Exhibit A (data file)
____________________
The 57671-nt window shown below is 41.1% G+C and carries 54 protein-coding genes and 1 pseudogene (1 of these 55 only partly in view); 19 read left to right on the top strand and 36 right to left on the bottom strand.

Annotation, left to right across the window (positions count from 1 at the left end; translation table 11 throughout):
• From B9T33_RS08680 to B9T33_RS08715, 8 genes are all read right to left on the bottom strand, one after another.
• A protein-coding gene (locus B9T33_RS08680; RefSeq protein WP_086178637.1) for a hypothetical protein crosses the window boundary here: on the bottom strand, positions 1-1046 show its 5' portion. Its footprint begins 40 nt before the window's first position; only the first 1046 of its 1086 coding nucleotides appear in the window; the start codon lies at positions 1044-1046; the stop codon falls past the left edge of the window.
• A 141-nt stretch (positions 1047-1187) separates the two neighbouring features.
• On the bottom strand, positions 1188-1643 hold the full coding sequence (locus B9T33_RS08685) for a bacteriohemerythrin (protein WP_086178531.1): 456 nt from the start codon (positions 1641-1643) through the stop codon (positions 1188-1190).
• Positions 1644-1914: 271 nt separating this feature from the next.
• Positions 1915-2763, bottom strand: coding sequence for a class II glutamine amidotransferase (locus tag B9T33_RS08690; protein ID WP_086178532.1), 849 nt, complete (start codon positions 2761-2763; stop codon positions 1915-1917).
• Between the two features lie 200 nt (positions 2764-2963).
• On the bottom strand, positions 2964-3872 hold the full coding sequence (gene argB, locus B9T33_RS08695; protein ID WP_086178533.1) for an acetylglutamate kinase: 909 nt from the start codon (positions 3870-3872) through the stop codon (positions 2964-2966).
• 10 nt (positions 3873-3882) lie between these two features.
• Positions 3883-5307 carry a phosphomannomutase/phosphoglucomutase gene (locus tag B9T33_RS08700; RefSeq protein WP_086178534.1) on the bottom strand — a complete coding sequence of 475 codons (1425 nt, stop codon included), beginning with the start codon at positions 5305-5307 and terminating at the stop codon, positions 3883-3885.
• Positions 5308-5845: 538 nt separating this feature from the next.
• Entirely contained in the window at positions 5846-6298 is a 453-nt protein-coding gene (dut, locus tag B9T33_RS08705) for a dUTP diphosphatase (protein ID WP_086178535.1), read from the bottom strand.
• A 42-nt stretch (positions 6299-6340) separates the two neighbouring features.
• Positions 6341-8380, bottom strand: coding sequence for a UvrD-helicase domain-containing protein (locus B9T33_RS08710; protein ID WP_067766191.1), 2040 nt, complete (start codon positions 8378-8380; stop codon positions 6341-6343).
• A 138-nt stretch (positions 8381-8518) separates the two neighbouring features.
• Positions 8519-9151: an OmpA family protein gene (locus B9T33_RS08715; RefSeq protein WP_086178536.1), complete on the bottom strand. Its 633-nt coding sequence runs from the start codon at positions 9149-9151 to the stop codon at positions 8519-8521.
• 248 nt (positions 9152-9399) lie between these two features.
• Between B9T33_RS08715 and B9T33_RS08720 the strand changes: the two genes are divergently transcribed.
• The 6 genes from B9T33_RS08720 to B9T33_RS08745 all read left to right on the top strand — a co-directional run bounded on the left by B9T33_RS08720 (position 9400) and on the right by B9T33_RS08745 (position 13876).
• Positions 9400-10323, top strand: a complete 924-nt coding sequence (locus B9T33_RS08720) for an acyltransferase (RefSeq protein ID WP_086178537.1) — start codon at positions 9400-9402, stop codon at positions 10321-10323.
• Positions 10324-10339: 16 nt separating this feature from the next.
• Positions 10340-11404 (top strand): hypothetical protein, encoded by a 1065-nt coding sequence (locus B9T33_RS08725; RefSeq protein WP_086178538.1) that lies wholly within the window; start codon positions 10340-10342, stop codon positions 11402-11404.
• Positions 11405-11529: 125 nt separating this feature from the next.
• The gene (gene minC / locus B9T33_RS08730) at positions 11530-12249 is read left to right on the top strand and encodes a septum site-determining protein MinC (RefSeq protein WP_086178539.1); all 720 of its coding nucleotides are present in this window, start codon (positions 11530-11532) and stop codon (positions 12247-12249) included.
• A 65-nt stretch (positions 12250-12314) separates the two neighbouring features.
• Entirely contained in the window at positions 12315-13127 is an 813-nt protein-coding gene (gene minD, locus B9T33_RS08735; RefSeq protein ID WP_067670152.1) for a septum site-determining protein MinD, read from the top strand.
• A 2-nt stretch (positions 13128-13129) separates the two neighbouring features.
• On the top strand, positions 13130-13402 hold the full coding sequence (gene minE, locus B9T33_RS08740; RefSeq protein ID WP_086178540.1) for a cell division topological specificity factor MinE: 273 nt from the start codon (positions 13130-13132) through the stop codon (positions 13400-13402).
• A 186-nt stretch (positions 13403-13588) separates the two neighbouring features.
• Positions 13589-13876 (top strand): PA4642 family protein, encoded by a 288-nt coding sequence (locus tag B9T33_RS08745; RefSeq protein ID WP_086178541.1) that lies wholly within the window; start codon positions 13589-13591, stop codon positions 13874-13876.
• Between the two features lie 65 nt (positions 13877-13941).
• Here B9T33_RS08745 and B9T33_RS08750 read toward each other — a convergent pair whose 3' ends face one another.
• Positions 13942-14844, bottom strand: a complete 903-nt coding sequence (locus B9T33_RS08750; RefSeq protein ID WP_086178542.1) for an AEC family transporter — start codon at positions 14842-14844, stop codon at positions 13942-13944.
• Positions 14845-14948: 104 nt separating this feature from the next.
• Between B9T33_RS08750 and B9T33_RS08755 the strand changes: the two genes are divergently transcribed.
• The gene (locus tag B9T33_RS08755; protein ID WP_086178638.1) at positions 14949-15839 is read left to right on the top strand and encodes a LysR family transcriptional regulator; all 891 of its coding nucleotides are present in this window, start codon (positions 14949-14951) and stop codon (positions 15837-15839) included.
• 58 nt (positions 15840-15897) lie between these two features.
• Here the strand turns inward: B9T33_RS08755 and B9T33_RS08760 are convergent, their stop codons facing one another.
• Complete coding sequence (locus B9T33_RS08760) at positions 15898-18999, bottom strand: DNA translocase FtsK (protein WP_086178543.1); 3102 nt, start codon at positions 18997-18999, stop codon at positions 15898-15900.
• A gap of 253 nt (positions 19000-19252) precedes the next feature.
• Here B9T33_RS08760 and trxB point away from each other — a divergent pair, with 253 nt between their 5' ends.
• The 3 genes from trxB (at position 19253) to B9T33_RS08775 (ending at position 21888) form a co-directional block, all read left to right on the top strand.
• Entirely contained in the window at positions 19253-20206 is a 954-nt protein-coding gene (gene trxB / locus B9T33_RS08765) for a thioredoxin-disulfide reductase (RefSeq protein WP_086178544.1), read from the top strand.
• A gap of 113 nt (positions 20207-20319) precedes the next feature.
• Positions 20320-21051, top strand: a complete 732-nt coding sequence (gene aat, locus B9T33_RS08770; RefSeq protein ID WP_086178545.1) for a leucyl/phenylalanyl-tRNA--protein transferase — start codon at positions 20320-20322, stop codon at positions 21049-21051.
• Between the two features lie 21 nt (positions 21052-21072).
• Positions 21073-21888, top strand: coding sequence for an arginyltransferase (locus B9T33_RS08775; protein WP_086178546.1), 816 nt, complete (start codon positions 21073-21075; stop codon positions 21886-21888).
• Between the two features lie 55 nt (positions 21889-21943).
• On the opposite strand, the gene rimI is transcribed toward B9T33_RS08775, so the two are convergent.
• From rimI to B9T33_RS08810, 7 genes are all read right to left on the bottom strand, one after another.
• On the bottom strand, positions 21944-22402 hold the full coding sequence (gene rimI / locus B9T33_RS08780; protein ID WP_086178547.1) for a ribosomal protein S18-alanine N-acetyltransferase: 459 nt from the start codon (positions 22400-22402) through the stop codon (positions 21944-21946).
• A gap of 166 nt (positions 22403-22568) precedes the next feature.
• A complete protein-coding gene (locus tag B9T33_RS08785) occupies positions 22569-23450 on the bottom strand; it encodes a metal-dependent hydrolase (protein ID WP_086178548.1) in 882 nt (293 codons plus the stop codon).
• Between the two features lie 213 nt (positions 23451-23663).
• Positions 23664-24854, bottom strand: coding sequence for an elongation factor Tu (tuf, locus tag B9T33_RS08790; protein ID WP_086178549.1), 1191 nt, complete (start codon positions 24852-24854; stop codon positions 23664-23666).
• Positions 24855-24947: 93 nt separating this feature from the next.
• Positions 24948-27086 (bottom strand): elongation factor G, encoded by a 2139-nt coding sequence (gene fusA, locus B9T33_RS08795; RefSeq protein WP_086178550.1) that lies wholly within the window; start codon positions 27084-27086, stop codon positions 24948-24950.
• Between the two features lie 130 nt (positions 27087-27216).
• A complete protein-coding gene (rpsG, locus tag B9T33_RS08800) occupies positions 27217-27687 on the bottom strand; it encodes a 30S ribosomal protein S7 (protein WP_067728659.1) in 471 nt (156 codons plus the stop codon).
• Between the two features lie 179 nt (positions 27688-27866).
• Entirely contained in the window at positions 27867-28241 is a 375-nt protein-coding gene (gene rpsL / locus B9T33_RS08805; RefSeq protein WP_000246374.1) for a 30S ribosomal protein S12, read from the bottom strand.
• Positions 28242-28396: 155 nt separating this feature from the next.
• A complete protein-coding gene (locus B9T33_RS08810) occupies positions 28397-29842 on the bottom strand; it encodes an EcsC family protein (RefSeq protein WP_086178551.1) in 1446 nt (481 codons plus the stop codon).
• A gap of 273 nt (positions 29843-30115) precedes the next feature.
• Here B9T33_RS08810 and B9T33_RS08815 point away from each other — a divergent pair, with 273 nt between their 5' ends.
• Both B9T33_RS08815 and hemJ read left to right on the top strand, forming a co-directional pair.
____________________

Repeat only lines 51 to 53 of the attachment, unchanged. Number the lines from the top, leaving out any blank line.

• On the opposite strand, the gene rimI is transcribed toward B9T33_RS08775, so the two are convergent.
• From rimI to B9T33_RS08810, 7 genes are all read right to left on the bottom strand, one after another.
• On the bottom strand, positions 21944-22402 hold the full coding sequence (gene rimI / locus B9T33_RS08780; protein ID WP_086178547.1) for a ribosomal protein S18-alanine N-acetyltransferase: 459 nt from the start codon (positions 22400-22402) through the stop codon (positions 21944-21946).